The Nimbus Trace Access 70 has an adjustable frame system which is a must-have feature on a pack of this size and load carrying capacity (60 pounds). You can’t afford to have an ill-fitting backpack when carrying heavy loads. In addition, the pack has an ingenious venting system designed with spaces between the rear padding to help dry your shirt as you sweat carrying a heavy pack.
Adjusting the pack’s torso length involves releasing the framesheet from the inner pocket that holds it in place and unscrewing the shoulder harness bolts with a Phillips head screwdriver. The basic system is the same as the one used in Granite Gear’s previous generation of higher capacity backpacks (see my Nimbus Meridian Review) and the hardware is almost identical, with the exception of a new maple laminate framesheet.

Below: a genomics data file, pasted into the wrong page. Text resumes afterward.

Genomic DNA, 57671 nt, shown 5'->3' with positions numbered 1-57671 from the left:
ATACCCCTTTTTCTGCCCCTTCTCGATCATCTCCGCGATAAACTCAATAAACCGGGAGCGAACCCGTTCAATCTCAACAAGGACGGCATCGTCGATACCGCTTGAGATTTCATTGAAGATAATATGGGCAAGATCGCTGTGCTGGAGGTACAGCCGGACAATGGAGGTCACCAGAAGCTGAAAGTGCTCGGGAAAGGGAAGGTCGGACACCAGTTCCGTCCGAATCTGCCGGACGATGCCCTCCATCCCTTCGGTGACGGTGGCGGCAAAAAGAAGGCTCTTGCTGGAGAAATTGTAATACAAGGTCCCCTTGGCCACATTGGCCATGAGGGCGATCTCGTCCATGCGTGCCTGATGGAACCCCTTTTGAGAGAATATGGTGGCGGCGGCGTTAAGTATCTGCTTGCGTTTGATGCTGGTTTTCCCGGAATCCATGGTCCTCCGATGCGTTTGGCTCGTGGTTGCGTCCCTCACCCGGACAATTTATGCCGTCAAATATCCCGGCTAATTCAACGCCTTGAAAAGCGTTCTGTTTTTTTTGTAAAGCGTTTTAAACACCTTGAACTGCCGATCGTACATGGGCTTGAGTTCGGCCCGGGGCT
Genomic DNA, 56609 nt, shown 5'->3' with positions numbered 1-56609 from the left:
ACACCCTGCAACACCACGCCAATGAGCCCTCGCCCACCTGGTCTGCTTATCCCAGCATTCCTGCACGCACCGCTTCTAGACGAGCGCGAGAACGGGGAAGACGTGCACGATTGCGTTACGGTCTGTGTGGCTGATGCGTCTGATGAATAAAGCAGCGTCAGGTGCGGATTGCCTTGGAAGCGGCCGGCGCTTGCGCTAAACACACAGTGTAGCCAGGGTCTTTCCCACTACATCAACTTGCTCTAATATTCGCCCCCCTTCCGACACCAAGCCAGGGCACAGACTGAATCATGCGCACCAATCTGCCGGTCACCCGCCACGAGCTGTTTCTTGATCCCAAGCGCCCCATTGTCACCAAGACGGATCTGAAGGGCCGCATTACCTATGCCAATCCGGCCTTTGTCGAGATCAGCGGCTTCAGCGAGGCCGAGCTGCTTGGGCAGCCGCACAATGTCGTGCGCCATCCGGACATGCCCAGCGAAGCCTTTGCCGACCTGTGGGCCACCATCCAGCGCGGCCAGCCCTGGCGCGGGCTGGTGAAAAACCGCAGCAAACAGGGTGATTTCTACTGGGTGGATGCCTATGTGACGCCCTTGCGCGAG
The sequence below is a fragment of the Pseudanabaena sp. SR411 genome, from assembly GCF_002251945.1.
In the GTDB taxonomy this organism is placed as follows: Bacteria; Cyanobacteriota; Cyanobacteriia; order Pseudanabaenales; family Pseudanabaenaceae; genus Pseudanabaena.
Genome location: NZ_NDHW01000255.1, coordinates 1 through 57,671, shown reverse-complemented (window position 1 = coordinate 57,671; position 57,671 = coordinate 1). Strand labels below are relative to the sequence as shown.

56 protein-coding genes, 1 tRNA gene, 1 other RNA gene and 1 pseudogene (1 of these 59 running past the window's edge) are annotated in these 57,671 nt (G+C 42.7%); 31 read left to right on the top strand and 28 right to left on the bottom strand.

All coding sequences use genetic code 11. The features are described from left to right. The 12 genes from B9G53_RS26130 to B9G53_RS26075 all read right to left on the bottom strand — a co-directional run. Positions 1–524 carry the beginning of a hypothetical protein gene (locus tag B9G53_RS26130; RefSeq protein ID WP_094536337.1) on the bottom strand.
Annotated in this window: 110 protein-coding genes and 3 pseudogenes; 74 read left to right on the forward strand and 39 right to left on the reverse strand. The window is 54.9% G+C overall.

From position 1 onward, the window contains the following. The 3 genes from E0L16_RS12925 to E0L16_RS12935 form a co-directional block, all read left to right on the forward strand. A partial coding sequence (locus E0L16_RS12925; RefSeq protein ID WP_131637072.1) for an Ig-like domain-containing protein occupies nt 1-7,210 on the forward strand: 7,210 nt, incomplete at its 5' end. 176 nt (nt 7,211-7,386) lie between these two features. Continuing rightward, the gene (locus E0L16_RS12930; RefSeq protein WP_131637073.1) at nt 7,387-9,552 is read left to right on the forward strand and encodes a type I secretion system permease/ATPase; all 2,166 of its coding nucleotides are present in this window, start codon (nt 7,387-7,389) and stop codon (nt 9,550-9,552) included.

Getting the framesheet out of its pocket takes a bit of elbow grease and you are likely dislodge some to the trim around the framesheet in the process. If you decide to buy the Nimbus Trace Access, buy it at REI so you can return it if doesn’t fit and you damage it while adjusting the frame.
Once free, the Nimbus Trace Access 70 can be adjusted to fit torso lengths from 18-22 inches, in one inch increments (only) by raising or lowering the point where the shoulder harness is attached to the frame. The width of the shoulder harness can also be adjusted by attaching the harness to the inner holes (narrow) or outer holes (wide) depending on the width you require.